The story of Coen Kuiper
I started in high spirits at the agricultural university in Wageningen after finishing my pre-university education. But I quickly realised that my interests didn’t lie with biology and ecology. I have an impulsive nature sometimes, and that’s what made me undertake a total career switch. I trained as a restaurant cook, and then worked as a cook for two years. It’s not an experience I would have wanted to miss. You might wonder how I could then become a hydraulic engineering specialist at Witteveen+Bos and Delft University of Technology (TU Delft). Let me explain that below.
I certainly enjoyed my work as a cook, but the attraction to technology turned out to be stronger. That’s why I decided to end my hospitality adventure and instead start studying Civil Engineering at Saxion University of Applied Sciences in Enschede. I undertook my graduation research at the Rijksinstituut voor Kust en Zee (RIKZ, the national maritime and coastal institute), where I designed solutions for dyke reinforcements in the Western Scheldt using interventions in the foreshore to reduce wave loads. I was inspired hugely by their state-of-the-art knowledge on hydraulic modelling; that motivated me to continue in hydraulic engineering.
Instead of continuing my studies after graduating from college, I chose to work at Deltares (then the hydraulic engineering laboratory) to specialise further. That’s where I continued my specialisation in coastal hydraulic engineering and scale models. Meanwhile I could still use the facilities of the hydraulic laboratory in the Noordoostpolder. That’s really the Mecca for hydraulic engineers, seeing all those scale models there. Some of the old models are still hidden away in the watercourse forest and can be seen again. During my Deltares time I was able to perform scale model tests for a whole range of interesting projects like Palm Island, island group The World, and Delta Flume testing for Maasvlakte 2’s innovative stony dune solution.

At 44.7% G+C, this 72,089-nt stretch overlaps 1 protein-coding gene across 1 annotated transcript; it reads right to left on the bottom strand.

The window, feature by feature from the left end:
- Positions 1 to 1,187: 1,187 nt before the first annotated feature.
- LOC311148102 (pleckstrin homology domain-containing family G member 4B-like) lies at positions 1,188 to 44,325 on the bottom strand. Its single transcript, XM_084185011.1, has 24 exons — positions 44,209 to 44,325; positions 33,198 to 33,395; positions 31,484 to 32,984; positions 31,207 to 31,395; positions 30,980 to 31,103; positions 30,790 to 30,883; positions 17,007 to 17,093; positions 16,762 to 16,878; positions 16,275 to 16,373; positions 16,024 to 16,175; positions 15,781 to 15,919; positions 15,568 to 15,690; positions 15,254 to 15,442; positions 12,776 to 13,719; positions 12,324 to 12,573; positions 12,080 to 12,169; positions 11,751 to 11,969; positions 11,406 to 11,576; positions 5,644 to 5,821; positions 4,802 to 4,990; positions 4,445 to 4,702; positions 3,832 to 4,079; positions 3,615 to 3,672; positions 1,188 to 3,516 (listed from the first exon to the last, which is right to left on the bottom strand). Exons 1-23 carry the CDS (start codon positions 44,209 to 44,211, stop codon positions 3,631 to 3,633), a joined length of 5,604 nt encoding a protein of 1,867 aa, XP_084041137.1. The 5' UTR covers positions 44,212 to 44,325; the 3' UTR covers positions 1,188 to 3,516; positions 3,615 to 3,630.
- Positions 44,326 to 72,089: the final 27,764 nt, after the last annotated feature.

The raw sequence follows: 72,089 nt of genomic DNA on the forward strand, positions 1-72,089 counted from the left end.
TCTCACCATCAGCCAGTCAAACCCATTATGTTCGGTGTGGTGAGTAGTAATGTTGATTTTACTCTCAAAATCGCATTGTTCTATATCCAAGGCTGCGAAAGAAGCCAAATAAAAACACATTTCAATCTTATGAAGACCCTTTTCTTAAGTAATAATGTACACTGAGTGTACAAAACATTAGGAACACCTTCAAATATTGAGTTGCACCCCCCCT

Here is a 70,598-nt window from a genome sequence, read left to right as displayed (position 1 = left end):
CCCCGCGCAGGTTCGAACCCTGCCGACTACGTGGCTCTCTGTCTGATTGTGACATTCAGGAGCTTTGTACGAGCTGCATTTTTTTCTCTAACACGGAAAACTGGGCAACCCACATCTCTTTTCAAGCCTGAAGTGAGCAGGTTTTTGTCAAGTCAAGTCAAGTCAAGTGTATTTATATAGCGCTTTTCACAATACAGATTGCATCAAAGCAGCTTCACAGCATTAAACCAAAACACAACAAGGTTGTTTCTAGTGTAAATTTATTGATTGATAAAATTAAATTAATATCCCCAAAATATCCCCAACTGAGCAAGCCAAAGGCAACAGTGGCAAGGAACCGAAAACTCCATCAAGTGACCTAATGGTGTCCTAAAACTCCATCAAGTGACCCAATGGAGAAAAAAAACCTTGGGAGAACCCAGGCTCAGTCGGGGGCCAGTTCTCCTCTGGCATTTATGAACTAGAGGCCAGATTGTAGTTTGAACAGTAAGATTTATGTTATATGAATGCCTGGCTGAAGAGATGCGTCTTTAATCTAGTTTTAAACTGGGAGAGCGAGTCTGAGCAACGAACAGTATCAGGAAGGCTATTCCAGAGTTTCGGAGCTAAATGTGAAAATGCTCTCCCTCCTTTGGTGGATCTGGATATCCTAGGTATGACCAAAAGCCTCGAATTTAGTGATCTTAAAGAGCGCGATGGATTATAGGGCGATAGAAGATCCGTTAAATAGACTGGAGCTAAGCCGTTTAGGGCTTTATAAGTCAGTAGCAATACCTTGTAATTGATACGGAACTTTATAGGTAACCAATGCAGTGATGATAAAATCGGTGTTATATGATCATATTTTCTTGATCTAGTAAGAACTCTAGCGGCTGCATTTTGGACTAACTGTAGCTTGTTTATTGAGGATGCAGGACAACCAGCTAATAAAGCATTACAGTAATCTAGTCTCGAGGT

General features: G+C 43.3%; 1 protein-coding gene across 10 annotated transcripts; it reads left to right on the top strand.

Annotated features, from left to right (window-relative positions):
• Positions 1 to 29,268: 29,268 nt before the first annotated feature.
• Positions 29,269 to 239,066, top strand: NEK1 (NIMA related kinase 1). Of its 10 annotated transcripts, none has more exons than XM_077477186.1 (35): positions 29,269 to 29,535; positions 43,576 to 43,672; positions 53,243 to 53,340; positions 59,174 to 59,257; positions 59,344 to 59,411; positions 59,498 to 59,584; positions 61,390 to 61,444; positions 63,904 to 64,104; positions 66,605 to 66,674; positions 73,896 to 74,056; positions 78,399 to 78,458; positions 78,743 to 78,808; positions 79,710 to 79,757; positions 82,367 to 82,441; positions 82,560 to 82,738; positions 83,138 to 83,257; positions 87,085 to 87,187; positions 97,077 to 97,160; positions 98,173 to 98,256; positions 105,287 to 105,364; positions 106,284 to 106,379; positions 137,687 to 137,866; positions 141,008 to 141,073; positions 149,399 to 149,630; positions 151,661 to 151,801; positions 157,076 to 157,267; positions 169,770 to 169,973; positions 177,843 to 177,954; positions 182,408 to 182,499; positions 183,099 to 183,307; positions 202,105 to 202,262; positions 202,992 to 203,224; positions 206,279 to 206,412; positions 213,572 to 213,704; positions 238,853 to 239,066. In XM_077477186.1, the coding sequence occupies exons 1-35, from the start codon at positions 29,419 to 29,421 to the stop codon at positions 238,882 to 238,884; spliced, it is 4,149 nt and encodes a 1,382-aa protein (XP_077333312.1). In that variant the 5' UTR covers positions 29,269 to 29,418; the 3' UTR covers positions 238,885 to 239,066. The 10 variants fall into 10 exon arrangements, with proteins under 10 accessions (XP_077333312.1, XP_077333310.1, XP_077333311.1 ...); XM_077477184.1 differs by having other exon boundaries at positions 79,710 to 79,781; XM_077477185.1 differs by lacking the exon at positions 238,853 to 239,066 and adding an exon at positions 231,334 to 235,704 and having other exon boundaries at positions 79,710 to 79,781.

I decided to switch to Witteveen+Bos after eight years. So I’m a side-entrant, as it’s so nicely called. Choosing Witteveen+Bos stemmed from the substantive knowledge and commitment of its people, with whom I had been able to work on projects during my Deltares time.
In Witteveen+Bos, I’m often in the role of being an intrinsic specialist in hydraulic design (breakwaters, soil protection, dykes) in projects. The Afsluitdijk project has been one of my biggest projects over the past seven years. My role here was discipline leader in hydraulic engineering, tasked with all the issues and loads involving wave-water levels. It’s really interesting to remain involved in such a diverse project right from the planning study through to its execution. Scale model research also played a major role in this project again; from small-scale flume and basin testing to large-scale 1:3 tests in the Delta Flume, the world’s largest artificial wave facility. My role was to supervise the design and scale model research and to analyse the test results in such a way that the design team could also use them for further optimisation.
The work at Witteveen+Bos is very dynamic; you can find yourself wearing a series of hats in the same day. It might range from working for a government authority to assessing a design in progress for a client, and then you occupy the design chair for a contractor. I also like the fact that I can combine my work at Witteveen+Bos with working one day a week at Delft University of Technology. There I deliver guest lectures and help students to graduate. This lets me continue my own personal development, staying up to speed on the field’s latest developments. The specialist role suits me perfectly. Witteveen+Bos has a range of development programmes for employees. Where one person might keep growing as a project manager, I opted for the specialist role. This role regularly sees me engaged on various expert panels, such as joint research projects with the business community (so-called Joint Industry Projects) or hired as a specialist by a contractor.
So my advice to all young starters is to follow your heart, and think of the role where you would feel most comfortable. Working in a role with which you have complete affinity is what works best for you, while also making you the most productive for your employer. Keep being curious about developments in your field, and continue thinking about improvements in your discipline that can contribute to a more sustainable society!